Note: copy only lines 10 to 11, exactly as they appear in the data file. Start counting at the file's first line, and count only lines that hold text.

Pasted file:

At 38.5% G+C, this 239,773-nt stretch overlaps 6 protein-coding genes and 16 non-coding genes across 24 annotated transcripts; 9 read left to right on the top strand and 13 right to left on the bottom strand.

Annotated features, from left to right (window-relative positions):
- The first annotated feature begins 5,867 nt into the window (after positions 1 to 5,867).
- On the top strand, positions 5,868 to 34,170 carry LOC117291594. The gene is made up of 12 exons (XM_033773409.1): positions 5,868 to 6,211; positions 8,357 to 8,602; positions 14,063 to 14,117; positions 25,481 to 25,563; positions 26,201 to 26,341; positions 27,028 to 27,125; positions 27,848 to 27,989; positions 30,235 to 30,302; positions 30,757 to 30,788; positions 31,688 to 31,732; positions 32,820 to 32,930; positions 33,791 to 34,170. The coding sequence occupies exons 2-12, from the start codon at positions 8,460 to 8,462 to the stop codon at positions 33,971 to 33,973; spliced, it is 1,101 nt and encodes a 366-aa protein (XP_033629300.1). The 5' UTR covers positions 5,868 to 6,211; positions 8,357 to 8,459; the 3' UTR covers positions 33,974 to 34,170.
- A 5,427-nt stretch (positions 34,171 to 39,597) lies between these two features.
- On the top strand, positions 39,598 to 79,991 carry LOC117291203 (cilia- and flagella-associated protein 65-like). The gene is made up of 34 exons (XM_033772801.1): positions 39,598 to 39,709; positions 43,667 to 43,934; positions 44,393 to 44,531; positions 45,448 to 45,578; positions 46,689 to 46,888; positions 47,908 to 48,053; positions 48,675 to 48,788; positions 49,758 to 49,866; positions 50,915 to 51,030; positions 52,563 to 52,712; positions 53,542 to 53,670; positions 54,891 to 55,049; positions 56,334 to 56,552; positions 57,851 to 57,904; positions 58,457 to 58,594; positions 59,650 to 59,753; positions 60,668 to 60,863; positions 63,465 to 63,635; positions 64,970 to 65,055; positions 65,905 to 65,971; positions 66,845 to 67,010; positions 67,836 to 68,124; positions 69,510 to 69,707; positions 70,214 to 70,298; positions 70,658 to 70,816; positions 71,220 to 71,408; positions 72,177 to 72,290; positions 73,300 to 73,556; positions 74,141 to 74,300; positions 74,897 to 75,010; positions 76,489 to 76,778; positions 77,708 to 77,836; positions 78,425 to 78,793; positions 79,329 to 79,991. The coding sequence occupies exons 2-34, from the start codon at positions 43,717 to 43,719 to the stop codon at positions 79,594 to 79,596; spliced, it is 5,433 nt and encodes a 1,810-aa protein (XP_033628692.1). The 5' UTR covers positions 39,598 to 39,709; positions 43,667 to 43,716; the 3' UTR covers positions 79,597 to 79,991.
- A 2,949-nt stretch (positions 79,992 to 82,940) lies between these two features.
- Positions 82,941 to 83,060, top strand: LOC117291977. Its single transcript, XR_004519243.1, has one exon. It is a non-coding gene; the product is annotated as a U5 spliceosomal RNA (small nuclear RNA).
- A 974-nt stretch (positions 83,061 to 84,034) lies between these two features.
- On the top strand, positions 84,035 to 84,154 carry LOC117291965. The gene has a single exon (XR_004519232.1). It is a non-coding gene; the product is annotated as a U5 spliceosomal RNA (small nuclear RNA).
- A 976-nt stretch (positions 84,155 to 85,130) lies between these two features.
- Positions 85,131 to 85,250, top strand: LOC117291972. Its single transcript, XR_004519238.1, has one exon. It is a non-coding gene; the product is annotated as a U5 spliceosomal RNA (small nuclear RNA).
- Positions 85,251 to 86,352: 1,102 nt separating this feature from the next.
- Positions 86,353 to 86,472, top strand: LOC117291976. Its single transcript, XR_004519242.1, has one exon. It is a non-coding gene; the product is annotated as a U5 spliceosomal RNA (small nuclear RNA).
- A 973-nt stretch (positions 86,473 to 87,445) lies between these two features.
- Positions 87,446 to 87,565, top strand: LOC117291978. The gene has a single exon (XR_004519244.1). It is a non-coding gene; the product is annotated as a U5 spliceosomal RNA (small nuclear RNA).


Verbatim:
- On the top strand, positions 84,035 to 84,154 carry LOC117291965. The gene has a single exon (XR_004519232.1). It is a non-coding gene; the product is annotated as a U5 spliceosomal RNA (small nuclear RNA).
- A 976-nt stretch (positions 84,155 to 85,130) lies between these two features.